In 1973, Bob Dorough told us in his Schoolhouse Rock hit that three is a magic number.  In that very same song, he also told us this:

A man and a woman had a little baby
Yes, they did
They had three in the family
And that's a magic number

It’s clear that 50 years later, the modern family has evolved dramatically from Mr Dorough’s presentation and increasingly, people of all generations are throwing off the perceived shackles of traditional family units and embracing an alternative arrangement known as Throupling.

It must be confessed that ‘Throuple’ is a word not previously written by this author. 

Alongside very many articles about alleged celebrity Throuples, a quick Google search reveals a number of definitions varying in complexity and, well, explicitness.  But I think for the purpose of this short post we can settle on this:  

A committed romantic relationship between three people. 

But what of family law and a Throuple?

As anyone who practices in this field would expect, like Blackadder’s asthmatic ant carrying heavy shopping, the law is struggling to keep up: it simply does not adequately reflect the myriad of different family structures we see now, Throuples included.  

Here are just a few family law considerations anyone in a Throuple should have in mind:

In this country, a Throuple cannot all marry each other or form a civil partnership.  But you knew that already.  Having more than one spouse is permitted in some countries and known as polygamy, but such a marriage is not recognised in England & Wales.  The Throuple itself would have no legal relationship akin to a marriage or civil partnership.

If none of you are married, no one would have any financial claims as of right against the others in the event of a separation and without children.  That said, you could all legally own property together and decide upon your respective beneficial interests in that property.   Many banks will also allow more than two people to hold a joint account.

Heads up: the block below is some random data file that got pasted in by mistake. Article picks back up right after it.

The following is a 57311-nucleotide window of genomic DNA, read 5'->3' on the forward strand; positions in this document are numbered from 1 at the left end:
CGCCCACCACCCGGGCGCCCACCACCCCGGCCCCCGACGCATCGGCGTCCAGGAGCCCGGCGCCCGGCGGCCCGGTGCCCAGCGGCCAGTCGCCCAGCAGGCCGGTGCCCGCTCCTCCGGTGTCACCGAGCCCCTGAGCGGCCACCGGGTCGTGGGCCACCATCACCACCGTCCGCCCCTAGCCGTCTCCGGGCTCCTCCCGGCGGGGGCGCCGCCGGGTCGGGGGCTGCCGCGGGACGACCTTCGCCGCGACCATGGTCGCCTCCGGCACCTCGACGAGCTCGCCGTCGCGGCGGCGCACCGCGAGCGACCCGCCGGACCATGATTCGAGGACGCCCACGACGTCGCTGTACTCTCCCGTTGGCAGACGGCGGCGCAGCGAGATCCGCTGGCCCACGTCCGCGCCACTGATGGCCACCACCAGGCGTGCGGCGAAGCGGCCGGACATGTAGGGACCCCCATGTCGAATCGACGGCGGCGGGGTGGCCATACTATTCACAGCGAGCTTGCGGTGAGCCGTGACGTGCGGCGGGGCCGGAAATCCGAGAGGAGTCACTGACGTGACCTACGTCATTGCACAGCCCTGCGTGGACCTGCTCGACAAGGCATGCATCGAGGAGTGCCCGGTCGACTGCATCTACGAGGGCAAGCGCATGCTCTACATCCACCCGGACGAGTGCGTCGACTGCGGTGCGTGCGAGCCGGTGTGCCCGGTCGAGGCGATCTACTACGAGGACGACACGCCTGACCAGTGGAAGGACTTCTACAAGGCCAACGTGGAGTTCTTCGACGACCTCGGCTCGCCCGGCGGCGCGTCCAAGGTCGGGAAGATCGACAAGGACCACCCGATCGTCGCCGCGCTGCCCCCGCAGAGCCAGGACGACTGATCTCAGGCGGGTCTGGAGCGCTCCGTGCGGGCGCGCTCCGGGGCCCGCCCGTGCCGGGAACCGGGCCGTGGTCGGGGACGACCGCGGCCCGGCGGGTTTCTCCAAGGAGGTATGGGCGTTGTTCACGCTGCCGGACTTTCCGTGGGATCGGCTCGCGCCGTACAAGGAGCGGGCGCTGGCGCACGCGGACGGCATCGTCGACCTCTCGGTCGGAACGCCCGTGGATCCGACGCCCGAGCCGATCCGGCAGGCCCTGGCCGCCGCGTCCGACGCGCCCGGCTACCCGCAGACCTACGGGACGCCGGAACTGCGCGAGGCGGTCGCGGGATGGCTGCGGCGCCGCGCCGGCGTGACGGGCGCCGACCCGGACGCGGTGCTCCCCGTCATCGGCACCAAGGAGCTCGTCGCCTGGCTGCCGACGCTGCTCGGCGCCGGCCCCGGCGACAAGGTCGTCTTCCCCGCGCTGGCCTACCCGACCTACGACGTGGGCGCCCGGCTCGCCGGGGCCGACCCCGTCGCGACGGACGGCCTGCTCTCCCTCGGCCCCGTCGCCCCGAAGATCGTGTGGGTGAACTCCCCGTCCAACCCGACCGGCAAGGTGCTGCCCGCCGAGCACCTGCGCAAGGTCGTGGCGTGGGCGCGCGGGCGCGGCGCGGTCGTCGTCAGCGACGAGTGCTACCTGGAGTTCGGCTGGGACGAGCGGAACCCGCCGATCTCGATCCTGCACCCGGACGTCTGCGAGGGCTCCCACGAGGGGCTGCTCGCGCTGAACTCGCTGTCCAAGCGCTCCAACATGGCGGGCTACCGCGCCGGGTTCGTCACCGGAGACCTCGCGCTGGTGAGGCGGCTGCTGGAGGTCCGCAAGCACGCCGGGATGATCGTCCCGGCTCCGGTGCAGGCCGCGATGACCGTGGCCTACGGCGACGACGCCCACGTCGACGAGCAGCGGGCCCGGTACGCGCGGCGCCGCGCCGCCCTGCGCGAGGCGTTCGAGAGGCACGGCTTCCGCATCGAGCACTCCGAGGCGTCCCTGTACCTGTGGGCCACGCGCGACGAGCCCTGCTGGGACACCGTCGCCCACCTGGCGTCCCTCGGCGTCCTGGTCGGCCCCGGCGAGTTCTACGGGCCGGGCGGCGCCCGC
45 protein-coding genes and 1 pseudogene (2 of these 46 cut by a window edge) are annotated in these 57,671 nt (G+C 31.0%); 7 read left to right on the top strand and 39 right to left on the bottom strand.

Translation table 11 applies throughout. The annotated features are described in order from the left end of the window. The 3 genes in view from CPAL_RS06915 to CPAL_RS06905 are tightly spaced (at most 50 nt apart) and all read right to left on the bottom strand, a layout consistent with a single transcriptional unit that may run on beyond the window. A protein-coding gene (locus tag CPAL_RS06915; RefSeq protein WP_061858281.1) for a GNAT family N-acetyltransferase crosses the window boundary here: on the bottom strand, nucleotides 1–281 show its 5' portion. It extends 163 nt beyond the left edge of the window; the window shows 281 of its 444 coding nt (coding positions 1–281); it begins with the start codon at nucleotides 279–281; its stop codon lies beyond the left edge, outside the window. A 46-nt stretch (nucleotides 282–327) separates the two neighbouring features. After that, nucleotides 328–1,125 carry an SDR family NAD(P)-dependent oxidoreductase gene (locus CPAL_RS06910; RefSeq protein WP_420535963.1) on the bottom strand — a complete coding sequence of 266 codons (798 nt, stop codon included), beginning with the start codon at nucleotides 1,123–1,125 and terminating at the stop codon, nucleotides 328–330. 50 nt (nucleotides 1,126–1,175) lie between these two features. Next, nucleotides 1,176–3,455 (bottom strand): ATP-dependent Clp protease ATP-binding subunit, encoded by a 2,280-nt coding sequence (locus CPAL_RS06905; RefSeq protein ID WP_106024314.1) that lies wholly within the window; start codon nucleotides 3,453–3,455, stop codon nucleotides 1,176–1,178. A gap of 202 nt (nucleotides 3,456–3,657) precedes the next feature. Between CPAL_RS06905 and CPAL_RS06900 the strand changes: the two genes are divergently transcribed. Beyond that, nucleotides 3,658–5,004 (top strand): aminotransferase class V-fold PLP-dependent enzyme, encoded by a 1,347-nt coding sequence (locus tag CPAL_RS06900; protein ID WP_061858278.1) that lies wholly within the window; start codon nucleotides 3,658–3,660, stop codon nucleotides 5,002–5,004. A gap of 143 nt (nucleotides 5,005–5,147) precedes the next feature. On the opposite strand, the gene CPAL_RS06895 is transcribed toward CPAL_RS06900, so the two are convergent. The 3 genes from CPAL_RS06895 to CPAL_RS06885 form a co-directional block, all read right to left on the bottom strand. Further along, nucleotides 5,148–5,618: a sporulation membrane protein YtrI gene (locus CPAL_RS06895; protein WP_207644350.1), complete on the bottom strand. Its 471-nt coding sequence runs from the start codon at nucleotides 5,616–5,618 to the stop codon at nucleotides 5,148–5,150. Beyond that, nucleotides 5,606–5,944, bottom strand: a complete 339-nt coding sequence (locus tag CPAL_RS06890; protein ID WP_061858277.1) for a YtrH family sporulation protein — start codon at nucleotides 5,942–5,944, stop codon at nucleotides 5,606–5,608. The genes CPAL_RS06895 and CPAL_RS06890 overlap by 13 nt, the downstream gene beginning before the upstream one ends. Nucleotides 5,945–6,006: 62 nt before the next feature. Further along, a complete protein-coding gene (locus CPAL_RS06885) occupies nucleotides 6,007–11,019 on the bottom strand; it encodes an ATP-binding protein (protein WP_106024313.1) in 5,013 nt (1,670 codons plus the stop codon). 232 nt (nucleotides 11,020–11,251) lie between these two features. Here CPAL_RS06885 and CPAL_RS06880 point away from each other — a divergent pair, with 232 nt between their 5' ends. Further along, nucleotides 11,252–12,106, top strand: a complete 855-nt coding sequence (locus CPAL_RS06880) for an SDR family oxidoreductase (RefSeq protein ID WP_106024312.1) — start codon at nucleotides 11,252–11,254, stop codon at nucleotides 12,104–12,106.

If your Throuple is made up of a married couple and another person, and there are no children, the spouses could divorce with the full range of financial claims available to each of them.  The other would have no claims.  It is important to note one doesn’t establish claims simply by living together: the concept of a ‘common law marriage’ in this country is a myth. 

It gets more complicated if children are involved.  Financial claims can be made for the benefit of the child, but those claims can only be made by a legal parent against the other legal parent.  This is the case unless another person seeking to make those claims has a court order which states the child is to live with them.  Further, only specified individuals can make a court application regarding arrangements for a child (such as when they can spend time with the child or what school they might go to) as of right.  If you are not in that category – by not being a legal parent, for example - you would instead need to seek specific permission from the court to bring the application.  This is a particularly complex area, and specialist legal advice should be sought.

Consider putting in place both a parenting agreement in respect of any children, and a separate agreement, such as a cohabitation agreement, to govern financial arrangements in the event one or more of you wishes to leave the Throuple. 

It is clear from the above that the law has much ground to make up if it is to appropriately and adequately provide for separating Throuples.

Given the Government recently rejected proposals to create law that would protect those who cohabit (but do not marry or enter into a civil partnership), it seems there is little appetite for that progression.  

Turning back to Mr Dorough.  Perhaps he had a point that three is the magic number, just not in the way he probably expected …